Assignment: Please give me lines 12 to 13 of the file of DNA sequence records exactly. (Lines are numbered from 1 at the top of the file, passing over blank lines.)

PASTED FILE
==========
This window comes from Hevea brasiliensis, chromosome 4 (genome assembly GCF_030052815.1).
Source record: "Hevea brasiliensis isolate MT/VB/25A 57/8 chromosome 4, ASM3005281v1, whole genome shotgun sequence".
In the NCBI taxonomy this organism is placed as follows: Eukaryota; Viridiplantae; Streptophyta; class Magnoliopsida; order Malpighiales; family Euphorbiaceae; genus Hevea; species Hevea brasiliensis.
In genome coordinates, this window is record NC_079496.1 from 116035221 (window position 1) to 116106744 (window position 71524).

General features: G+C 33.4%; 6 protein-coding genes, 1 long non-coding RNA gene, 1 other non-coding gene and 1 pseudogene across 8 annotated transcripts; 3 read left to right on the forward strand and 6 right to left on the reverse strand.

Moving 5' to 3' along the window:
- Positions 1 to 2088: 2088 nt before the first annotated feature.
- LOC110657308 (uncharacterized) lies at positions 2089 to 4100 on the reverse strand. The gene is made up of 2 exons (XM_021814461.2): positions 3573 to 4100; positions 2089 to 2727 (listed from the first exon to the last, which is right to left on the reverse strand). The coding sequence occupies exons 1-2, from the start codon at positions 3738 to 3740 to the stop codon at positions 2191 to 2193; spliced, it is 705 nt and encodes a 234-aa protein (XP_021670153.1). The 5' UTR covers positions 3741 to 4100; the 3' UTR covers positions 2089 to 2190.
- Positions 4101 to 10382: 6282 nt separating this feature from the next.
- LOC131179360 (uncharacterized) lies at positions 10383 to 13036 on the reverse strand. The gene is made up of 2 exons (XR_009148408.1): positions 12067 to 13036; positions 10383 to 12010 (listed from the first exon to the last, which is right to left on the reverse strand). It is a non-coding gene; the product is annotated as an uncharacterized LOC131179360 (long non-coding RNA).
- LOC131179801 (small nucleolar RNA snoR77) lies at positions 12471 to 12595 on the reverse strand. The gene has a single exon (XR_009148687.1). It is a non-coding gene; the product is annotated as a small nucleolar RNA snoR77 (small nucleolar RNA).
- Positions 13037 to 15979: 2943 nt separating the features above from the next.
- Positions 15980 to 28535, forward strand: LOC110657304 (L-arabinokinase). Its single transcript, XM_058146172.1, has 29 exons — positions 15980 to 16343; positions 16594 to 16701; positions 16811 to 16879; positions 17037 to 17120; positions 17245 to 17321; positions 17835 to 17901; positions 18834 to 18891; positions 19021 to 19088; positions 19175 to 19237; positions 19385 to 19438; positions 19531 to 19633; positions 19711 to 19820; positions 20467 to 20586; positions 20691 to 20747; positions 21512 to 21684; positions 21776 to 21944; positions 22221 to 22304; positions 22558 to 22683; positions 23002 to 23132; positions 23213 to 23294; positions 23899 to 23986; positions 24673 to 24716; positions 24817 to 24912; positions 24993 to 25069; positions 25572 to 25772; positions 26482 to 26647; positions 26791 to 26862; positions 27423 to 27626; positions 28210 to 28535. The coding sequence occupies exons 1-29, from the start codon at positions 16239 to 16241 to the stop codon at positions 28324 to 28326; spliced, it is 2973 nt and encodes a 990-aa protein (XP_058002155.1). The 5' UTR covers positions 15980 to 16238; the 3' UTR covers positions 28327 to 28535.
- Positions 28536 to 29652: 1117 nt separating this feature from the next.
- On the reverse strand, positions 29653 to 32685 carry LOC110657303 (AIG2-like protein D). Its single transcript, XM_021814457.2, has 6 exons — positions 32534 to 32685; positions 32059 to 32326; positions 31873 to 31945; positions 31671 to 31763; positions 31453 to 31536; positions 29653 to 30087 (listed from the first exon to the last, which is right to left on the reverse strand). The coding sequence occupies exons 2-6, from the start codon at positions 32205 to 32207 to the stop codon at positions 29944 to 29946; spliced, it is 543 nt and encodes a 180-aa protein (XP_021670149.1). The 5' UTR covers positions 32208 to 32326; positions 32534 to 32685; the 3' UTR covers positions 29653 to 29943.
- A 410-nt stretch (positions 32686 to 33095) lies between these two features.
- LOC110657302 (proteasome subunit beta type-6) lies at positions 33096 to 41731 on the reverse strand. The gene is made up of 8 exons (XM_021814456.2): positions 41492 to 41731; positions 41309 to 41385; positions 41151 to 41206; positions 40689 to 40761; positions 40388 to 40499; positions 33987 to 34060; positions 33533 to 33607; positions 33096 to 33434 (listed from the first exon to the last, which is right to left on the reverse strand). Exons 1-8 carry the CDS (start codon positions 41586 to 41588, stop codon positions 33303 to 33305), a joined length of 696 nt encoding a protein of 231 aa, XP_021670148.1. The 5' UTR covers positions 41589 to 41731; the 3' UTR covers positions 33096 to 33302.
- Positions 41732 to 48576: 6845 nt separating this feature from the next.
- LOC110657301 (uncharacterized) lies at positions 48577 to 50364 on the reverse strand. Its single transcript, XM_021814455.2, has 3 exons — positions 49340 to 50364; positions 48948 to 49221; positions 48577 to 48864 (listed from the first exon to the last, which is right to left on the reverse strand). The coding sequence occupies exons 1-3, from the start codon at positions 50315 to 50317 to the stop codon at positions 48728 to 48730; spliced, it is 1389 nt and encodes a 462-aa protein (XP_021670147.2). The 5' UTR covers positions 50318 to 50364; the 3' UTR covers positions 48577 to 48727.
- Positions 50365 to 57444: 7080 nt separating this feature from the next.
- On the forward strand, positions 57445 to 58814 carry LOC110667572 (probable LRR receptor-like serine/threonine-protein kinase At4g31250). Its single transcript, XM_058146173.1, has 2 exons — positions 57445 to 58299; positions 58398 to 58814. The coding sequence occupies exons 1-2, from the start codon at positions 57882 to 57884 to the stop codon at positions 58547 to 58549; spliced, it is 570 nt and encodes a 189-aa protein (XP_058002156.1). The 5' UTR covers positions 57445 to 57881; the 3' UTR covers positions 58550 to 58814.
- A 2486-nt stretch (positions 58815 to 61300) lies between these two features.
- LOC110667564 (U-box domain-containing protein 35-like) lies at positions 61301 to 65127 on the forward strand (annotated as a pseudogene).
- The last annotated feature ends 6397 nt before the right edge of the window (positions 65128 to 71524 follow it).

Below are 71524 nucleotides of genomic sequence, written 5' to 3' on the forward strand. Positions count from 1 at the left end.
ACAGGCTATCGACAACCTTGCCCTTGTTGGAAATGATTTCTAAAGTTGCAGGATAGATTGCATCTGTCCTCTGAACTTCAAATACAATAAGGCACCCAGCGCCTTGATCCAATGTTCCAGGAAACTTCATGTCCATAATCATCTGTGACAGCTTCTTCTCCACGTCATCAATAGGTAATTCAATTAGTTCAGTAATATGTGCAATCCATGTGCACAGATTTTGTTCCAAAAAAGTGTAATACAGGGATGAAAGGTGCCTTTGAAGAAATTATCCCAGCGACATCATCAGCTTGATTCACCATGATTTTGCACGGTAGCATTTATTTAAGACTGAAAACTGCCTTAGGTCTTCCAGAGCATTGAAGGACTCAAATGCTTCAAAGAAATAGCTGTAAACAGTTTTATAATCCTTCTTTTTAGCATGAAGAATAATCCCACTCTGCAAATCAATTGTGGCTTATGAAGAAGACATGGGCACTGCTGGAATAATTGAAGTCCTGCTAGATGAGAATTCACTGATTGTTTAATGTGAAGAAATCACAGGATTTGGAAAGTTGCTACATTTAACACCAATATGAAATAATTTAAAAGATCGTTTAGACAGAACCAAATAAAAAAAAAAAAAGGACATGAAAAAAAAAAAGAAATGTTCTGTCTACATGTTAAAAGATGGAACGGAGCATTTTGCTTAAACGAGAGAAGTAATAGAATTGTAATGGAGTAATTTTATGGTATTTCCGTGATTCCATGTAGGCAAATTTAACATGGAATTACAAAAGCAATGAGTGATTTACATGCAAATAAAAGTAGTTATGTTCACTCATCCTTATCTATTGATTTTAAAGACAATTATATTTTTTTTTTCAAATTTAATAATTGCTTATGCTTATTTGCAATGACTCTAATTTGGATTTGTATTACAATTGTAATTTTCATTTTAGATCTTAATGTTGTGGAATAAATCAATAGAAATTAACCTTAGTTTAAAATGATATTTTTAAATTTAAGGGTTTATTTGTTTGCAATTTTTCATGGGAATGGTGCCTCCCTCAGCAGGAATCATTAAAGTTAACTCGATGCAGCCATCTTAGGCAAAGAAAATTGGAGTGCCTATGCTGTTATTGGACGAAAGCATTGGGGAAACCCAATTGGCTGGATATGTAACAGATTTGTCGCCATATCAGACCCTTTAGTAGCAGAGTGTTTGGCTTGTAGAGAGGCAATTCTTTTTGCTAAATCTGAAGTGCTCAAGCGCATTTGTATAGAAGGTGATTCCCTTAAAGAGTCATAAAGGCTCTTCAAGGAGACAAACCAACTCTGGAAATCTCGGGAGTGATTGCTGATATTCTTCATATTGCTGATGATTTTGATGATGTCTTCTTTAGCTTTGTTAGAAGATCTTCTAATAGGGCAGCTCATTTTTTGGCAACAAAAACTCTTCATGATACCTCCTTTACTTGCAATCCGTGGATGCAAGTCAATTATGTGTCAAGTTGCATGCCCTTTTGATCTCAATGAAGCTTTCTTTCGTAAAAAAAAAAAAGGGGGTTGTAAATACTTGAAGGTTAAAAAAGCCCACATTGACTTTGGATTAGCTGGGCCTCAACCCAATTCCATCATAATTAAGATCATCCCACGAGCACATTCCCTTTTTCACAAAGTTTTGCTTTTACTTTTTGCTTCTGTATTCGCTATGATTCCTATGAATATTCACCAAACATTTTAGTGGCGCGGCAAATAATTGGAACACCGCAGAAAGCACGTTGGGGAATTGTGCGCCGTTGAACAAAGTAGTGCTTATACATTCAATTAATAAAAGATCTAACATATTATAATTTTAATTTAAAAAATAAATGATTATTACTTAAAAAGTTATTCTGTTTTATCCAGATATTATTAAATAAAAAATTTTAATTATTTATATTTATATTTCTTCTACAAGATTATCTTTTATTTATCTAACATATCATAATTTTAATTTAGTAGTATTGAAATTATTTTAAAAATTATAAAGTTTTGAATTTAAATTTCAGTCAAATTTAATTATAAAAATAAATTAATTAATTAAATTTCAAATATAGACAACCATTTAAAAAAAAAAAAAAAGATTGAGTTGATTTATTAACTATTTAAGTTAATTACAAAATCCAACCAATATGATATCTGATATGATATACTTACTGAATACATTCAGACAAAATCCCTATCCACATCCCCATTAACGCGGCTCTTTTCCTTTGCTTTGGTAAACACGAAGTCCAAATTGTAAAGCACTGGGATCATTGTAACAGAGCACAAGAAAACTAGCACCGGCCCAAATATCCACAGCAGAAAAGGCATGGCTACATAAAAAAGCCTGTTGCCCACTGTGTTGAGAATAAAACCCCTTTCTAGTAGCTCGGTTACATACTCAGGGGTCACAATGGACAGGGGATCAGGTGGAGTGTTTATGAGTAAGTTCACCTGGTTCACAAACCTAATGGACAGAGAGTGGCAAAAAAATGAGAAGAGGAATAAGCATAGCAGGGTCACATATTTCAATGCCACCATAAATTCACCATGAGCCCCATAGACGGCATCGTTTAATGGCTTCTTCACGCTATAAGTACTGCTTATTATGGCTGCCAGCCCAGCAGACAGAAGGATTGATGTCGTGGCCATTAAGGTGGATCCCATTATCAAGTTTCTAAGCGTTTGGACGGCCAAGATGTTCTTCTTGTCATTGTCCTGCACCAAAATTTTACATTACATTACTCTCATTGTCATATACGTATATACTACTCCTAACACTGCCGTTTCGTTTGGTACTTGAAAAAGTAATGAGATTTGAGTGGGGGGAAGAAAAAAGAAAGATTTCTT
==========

- Positions 13037 to 15979: 2943 nt separating the features above from the next.
- Positions 15980 to 28535, forward strand: LOC110657304 (L-arabinokinase). Its single transcript, XM_058146172.1, has 29 exons — positions 15980 to 16343; positions 16594 to 16701; positions 16811 to 16879; positions 17037 to 17120; positions 17245 to 17321; positions 17835 to 17901; positions 18834 to 18891; positions 19021 to 19088; positions 19175 to 19237; positions 19385 to 19438; positions 19531 to 19633; positions 19711 to 19820; positions 20467 to 20586; positions 20691 to 20747; positions 21512 to 21684; positions 21776 to 21944; positions 22221 to 22304; positions 22558 to 22683; positions 23002 to 23132; positions 23213 to 23294; positions 23899 to 23986; positions 24673 to 24716; positions 24817 to 24912; positions 24993 to 25069; positions 25572 to 25772; positions 26482 to 26647; positions 26791 to 26862; positions 27423 to 27626; positions 28210 to 28535. The coding sequence occupies exons 1-29, from the start codon at positions 16239 to 16241 to the stop codon at positions 28324 to 28326; spliced, it is 2973 nt and encodes a 990-aa protein (XP_058002155.1). The 5' UTR covers positions 15980 to 16238; the 3' UTR covers positions 28327 to 28535.